The Americans with Disabilities Act (ADA) is an evolving process; its impact on schools continues to be felt. There is nothing in the “ADA Accessibility Guidelines for Buildings and Facilities” (ADAAG) or in the Uniform Federal Accessibility Standards that specifically relates to science facilities. Thus, specific applications require judgment on the part of the facility planner.
by James T. Biehle, AIA
Growing plants in a controlled environment such as a greenhouse can be a wonderful enhancement to any science program. Thoughtful planning, proper design, and faculty advocates who support the greenhouse as an
important asset to their curriculums are necessary for a school greenhouse to be successful. This article discusses how to create a greenhouse at your school.
During the early planning stages of a project, before the budget is set and before the architect has located and designed the greenhouse, the faculty advocates need to identify how the greenhouse will be used in the science curriculum. Will large groups of students (e.g., a class of 24) be conducting activities in the greenhouse at one time? Will the greenhouse be available to students at times other than normally scheduled class periods? Will individual or small group projects be carried out in the greenhouse in addition to activities involving the entire class? What type of climate should the greenhouse maintain? (The Missouri Botanical Garden, for example, has several greenhouse structures: one maintaining the climate of a tropical rain forest, another of a desert, another of the Mediterranean coast.) What types of plants will students grow and what will happen to the plants during summer vacations? Will other faculty members, student groups, and staff have access to and use of the greenhouse?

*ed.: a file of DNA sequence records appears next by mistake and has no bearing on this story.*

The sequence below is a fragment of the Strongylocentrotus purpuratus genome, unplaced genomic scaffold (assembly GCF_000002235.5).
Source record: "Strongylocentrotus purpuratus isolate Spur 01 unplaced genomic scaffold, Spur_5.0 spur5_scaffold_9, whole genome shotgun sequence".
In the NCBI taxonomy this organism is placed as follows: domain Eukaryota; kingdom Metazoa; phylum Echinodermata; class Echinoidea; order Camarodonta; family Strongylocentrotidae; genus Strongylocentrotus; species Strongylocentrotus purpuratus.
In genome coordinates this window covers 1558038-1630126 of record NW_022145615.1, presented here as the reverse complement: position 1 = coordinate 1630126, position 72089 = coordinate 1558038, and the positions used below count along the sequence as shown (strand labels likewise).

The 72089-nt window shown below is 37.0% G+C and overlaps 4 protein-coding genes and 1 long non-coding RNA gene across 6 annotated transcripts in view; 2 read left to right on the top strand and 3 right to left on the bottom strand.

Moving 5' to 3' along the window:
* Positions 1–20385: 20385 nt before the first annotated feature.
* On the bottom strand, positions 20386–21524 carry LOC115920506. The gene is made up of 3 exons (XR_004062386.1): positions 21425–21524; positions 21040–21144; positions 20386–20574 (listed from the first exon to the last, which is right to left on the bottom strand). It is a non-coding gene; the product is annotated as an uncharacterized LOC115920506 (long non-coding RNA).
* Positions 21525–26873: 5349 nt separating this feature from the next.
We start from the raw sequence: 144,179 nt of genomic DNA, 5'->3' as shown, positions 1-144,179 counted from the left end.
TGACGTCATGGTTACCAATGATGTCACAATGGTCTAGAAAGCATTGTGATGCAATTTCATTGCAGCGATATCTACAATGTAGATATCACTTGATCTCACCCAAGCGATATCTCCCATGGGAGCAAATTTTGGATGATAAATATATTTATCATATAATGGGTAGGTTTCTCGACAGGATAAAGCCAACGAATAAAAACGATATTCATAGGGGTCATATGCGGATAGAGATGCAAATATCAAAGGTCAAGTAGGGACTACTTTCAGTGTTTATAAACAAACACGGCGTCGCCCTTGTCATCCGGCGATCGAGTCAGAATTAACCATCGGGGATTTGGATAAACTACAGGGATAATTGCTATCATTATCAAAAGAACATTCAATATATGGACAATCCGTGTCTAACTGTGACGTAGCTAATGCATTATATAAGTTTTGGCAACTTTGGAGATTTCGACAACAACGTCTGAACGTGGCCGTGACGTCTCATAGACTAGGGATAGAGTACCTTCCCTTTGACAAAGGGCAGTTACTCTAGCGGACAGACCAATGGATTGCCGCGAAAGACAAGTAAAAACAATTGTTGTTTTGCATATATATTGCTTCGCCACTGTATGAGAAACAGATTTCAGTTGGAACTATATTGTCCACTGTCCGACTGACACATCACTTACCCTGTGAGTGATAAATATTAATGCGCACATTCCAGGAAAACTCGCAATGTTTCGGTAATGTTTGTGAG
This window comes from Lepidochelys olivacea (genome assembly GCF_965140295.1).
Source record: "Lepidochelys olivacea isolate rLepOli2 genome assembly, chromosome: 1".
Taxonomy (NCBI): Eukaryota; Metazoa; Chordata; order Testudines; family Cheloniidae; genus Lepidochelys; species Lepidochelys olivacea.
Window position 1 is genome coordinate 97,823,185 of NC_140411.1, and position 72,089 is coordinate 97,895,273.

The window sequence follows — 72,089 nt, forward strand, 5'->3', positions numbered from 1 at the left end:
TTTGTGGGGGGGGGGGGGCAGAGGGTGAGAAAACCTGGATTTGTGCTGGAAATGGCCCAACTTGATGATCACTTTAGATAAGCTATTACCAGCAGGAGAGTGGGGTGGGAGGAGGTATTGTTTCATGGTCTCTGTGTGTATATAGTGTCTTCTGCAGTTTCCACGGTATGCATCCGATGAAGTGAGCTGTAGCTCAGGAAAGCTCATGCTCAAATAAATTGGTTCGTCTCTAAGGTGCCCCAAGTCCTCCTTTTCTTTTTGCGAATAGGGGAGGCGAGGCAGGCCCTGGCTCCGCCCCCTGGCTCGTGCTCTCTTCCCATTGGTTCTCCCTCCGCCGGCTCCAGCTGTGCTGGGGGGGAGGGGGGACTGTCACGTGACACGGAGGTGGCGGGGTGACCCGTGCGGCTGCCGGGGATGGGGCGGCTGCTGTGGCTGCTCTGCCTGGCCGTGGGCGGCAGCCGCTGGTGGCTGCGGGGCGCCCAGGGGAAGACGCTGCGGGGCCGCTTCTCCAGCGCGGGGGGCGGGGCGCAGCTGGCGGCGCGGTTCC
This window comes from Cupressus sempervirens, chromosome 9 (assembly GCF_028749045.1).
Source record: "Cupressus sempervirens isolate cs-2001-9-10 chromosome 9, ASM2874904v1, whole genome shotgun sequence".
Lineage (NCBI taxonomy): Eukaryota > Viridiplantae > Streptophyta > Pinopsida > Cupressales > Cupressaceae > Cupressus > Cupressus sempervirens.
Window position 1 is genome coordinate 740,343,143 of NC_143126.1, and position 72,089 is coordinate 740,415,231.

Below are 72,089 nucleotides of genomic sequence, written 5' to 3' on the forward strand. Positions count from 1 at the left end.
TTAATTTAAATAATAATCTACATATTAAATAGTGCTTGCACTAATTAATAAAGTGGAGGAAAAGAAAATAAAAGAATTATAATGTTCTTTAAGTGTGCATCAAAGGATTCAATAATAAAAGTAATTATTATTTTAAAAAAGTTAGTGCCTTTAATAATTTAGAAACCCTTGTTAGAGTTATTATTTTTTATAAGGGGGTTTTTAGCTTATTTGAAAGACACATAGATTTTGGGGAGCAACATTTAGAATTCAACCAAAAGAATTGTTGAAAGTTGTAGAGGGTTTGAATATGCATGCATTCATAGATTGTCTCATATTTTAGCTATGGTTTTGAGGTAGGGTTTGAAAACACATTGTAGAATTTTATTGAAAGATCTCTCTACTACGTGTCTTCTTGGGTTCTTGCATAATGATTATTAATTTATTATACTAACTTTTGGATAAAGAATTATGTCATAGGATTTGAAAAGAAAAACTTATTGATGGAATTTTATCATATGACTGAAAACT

A greenhouse facility can be a large, freestanding facility in which students experiment with manipulating crop mutations and cross-pollination; a
more modest space that is an integral part of the science department, surrounded by labs and classrooms; or simply an enlarged plant window that is extended out from the wall of a single lab/classroom to provide an area for living plants on a relatively small scale. Whatever the scale and location, design of the space is critical. Important design considerations include:
- cooling and heating
- water supply and drainage
- materials of construction and furnishings